Not that the Bush crew are any better: we romanticize the Clinton years, and as progressives we defend his legacy, as it were, because George W. Bush is, quite arguably, the worst President this country has ever had, and his administration, along with a criminally negligent congress and a journalistically complicit media complex, have fully erased the line between country and corporation. I include in that humble lay assessment, the absolutely appalling James Buchanan, and Herbert Hoover. Not even Hoover would have looked at the Great Depression, looming like a furious carnivore, and advised Hoovervillians to get out and go shopping.

Since the attacks, which Bush had been warned in several ways were impending, and which Clinton's legalistic hand-wringing might have enabled, the Congress, the major parties, and the President have never failed to pervert an opportunity for real understanding of this phenomenon for political ends. They have never failed to decrease transparency and increase secrecy. They have never failed to slander a critic--consider Max Cleland, in a split screen, with bin Laden.

Nor have they failed to use the fear of an increasingly sheepish population to further the ultimate aims of their neo-con intellectual masters: an uberCapitalist Shangri-La of regressive taxation, slave labor and strip malls to Sunday, where the wills of supranational NGO's like the WTO, and the comfort and wealth of Westerners are worth more than the lives of folks who might want to take a second look at they way human civilization is developing.

A pox on them all.

Shame on ABC for burying our grief before the body was cold, and for confusing artistic license with flat-out lying. Shame on Clinton for scamming BJ's while his FBI ignored its own agents and bin Laden's boys were learning to steer airlines. Shame on Albright for worrying after Musharraf's feelings when she knew the ISI was honeycombed with Jihadis, and for trusting Kim Jong Il. Shame on Sandy Berger for turning into such a lousy prick that he would loot the sacred National Archives, and try to smuggle documents out in his size XXXXL underwear, to protect his own reputation, and to hide his foreign policy waffling. Shame on Bush, period. Shame on Cheney, period. Shame on Condi, for drinking the cool aid. Shame on PNAC, for studying and mongering war...Shame on....Shame...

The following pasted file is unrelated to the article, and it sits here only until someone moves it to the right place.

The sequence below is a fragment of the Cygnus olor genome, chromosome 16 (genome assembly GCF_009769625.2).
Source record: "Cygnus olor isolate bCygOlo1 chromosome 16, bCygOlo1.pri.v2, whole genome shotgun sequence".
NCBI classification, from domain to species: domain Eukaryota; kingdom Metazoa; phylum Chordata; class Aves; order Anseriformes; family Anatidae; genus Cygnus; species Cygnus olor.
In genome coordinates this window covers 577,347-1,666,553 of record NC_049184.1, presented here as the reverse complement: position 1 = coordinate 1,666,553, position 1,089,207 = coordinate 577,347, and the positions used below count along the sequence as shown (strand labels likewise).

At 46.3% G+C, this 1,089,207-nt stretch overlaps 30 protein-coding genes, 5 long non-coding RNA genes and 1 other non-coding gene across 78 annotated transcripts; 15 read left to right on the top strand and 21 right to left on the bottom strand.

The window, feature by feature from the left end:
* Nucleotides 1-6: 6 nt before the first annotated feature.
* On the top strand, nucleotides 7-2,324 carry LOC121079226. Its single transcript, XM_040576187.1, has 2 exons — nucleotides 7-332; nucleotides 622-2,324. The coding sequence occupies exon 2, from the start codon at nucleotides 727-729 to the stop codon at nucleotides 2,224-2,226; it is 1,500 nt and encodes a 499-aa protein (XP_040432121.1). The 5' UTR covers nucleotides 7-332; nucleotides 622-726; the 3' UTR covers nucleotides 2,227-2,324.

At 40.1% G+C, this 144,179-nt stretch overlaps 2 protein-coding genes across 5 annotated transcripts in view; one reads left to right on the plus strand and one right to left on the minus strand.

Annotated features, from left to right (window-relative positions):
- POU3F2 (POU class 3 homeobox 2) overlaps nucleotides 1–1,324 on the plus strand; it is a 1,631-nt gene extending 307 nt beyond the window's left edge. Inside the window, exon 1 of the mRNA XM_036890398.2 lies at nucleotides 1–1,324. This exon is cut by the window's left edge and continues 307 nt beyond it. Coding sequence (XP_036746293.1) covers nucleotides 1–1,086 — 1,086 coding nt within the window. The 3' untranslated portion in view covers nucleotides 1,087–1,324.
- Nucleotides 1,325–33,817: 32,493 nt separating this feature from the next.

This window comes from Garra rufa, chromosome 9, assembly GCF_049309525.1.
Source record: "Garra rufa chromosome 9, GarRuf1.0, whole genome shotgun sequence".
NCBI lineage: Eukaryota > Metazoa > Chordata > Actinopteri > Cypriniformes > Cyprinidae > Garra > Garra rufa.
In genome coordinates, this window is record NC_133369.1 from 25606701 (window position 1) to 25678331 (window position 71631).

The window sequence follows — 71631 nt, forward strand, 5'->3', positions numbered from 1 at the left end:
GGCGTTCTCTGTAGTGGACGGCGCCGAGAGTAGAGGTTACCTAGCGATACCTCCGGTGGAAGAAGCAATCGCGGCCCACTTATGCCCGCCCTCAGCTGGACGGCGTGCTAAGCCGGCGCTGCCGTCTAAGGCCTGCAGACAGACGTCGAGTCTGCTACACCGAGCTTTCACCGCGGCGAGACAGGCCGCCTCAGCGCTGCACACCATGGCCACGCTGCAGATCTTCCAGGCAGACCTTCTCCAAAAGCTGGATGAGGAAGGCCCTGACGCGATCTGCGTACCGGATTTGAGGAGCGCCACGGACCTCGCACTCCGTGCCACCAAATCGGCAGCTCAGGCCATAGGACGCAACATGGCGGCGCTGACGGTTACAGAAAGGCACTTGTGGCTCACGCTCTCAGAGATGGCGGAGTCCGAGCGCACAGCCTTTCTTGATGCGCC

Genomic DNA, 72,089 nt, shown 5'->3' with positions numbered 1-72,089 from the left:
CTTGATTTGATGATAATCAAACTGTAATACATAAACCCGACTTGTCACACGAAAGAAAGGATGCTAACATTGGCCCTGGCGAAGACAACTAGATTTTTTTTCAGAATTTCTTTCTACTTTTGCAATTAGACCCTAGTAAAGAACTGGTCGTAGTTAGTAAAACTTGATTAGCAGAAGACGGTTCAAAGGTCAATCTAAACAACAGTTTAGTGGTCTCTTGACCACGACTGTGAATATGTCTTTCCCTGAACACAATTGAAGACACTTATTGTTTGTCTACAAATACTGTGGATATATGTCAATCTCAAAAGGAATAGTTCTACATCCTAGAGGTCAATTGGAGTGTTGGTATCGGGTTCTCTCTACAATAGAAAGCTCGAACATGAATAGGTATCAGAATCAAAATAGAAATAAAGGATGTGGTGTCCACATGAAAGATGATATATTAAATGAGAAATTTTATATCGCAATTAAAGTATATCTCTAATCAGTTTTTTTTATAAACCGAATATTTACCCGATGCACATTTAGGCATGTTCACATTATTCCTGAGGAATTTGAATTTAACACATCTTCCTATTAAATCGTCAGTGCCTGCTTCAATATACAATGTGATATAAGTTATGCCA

Jonathan Dresner | September 11, 2006

Coralville? We were practically neighbors. I don't find most of the Clinton reevaluation convincing, though I can see what you're basing it on. It seems to me that a lot of it can be explained as the translation of successful governorship tactics (small-state, anyway) to the presidency. You're right though: there are damned few "good guys" in this story....

zp | September 12, 2006

and this was an interesting contrarian position. and funny. chapati mystery gets a much needed shot in the arm. no offense sepoy, but you weren't actually posting for awhile. best, zp

farangi | September 12, 2006

Convinced? I'm flattered Jonathan Dresner even read my piece! I miss IC/Coralville.

sepoy | September 12, 2006 u turn...

saurav | September 18, 2006

as progressives we defend his legacy
Which part of the legacy were you referring to? Welfare Reform? DOMA? Prayer in schools? Sister Soulja? The immigration bills in 1996? Not pushing hard enough for the Kyoto Treaty or the International Criminal Court? Putting his personal political career above the interests of his political party or political agenda during the Lewinsky scandal (wherein he incensed rightwing Christians until they went from frothing to rabid)? If you're defending that $hit, progressive is the wrong word. The only part of his Presidential legacy I appreciate is that, perhaps, he stopped more harm from happening than would have otherwise happened. This, in and of itself, might be redemptive given that it's not so much that "the Bush crew aren't any better" as that they are far, far, far worse--and worse than Bush's father as well, who has more in common with Clinton in terms of policy and approach than either do with the Bush the younger. That "perhaps" I put in there is a big deal though and I certainly don't have enough evidence to evaluate it yet.

farangi | September 19, 2006

Saurav: the "as it were" was meant to lay a glaze of sarcasm over the word "legacy."